Understanding the Waves

Before you tackle surfing it often helps if you understand how the waves work before trying to surf them. Many people underestimate the power and speed of some of the waves which could lead to a fatal accident. Each wave will vary in size, speed, and power so you should always be aware of your capabilities and never try to surf a wave you are not confident about.
The wind conditions can affect the quality of the waves which is why you should check it before paddling out into the open sea.

Offshore winds are ideal in the surfing world, they will provide waves that are smooth and rideable opposed to an onshore wind which can ruin a surfing session.

There are different variations of wave breaks which you should be aware of. Although the wave break is mainly influenced by the storms out at sea there are still a lot of factors that could change the way it breaks when it begins to reach land. In total there are three different types of wave breaks, beach break, reef break and point break.

If you are a beginner you should look out for common spots that have beach breaks, this is when the wave breaks onto a sand bar. They are often much small and smoother to ride. A reef break is when the waves break over rocks or reefs making them much choppier and harder to ride, beginners should stay away from these. Point breaks are the most popular and favoured in the surfing world, this is when they break over certain dips in the land. Be sure to do your research of the different hot spots so you know what to expect when you arrive.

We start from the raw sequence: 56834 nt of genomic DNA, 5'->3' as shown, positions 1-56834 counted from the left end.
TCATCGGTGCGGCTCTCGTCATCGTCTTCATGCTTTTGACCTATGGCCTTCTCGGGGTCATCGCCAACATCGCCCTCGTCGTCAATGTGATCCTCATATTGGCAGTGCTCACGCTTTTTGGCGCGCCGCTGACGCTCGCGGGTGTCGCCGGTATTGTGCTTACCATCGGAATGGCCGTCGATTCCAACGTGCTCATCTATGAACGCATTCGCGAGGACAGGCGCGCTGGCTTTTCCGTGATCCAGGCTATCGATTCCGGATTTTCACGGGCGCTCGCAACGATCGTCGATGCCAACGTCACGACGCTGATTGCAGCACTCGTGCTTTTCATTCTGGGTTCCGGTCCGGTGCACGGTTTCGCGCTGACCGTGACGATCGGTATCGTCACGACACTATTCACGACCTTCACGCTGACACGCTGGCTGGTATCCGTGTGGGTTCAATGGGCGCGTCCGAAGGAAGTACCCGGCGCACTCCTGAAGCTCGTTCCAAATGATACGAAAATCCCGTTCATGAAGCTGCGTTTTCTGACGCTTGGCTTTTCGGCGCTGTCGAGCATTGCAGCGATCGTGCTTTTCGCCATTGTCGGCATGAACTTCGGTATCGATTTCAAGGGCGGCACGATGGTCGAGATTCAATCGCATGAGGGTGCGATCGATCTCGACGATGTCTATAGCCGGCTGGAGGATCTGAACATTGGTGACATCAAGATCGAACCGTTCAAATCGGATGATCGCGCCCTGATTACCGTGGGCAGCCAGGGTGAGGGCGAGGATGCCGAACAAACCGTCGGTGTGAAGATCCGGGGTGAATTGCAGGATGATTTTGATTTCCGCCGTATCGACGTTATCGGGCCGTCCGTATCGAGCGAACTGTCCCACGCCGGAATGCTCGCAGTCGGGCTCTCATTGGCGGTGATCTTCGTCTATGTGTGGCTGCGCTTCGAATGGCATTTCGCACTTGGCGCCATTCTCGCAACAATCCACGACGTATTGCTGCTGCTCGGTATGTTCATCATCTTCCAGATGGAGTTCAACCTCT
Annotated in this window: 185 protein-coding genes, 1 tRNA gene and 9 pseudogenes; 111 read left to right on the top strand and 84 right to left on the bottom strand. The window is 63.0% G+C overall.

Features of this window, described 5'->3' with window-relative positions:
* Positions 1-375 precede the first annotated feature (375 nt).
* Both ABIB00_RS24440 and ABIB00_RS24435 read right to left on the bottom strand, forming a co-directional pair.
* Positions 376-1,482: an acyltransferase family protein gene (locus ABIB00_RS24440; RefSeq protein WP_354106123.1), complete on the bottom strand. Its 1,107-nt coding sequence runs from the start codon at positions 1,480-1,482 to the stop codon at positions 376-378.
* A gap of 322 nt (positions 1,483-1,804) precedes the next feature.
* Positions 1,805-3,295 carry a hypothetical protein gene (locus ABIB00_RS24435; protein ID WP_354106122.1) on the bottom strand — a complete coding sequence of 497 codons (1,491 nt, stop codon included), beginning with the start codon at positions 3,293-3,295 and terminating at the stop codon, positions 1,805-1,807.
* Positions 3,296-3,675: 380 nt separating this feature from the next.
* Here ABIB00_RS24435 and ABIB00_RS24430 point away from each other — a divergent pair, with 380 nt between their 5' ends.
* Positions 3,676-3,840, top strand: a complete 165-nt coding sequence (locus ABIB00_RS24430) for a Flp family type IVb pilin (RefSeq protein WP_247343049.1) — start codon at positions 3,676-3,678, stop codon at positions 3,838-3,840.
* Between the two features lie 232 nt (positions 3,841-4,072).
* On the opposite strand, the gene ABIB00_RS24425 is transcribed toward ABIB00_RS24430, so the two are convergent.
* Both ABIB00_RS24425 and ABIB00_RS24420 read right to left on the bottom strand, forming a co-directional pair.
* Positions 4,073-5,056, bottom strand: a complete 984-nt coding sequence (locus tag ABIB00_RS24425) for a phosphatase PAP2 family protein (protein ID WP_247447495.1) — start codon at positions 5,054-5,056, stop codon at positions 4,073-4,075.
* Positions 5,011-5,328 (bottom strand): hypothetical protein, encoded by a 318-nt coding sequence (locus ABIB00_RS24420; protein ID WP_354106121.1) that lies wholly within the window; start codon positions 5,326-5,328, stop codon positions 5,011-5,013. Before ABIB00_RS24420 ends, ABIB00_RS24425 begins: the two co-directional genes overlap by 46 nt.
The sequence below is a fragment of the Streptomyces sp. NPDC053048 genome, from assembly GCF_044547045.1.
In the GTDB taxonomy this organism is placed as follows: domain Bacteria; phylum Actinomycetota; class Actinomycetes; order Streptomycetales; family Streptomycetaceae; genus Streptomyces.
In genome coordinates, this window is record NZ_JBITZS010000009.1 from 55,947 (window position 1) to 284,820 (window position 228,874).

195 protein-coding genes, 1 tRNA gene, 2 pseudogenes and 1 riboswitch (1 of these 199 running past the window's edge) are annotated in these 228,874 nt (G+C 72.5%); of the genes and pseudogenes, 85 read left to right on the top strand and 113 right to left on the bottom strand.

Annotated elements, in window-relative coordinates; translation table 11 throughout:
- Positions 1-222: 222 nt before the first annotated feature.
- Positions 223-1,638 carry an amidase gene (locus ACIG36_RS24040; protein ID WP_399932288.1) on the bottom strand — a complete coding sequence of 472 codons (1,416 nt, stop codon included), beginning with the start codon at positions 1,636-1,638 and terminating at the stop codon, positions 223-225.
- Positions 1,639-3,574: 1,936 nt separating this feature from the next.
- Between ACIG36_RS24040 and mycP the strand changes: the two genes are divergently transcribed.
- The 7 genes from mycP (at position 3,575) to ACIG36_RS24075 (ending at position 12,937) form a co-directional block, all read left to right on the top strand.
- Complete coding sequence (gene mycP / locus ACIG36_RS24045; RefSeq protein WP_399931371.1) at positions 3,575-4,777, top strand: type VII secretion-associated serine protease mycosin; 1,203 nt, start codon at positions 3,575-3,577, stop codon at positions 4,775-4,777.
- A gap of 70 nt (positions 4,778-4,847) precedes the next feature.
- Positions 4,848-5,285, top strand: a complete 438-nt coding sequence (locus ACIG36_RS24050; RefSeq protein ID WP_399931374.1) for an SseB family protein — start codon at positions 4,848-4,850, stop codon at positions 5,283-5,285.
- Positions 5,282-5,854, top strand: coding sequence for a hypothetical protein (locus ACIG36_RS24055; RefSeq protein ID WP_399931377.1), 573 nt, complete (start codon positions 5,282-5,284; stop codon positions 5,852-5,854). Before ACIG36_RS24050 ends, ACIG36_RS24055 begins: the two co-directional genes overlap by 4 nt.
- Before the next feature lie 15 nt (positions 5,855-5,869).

Once the wave has broken it’s the ocean floor that will influence the shape, size and speed of the wave heading for land. The bigger the wave you can guarantee it will be harder to ride as it will become unsteady so if you are a beginner avoid waves that are out of your comfort zone.

There are three forms of a wave, surging, spilling and plunging. A surging wave is more practical for beginners, they tend to roll onto the beach instead of heavily crashing into the wave as it becomes too fast for itself. A spilling wave is when the crest spills onto the front of the wave, this is because the forward speed is faster than the speed of the wave on a whole. The last form, plunging, is the type of wave that you should avoid if you are a beginner.

You will have seen these on the TV and movies, it’s when a tube shape is formed in the wave. You can perform various tricks and manoeuvres on this type of wave.

With all this in mind you can be sure to understand how the waves work the more you surf, the only real practice you can get is to grab your surfboard and get in the water. Just make sure you target the smaller ones at first.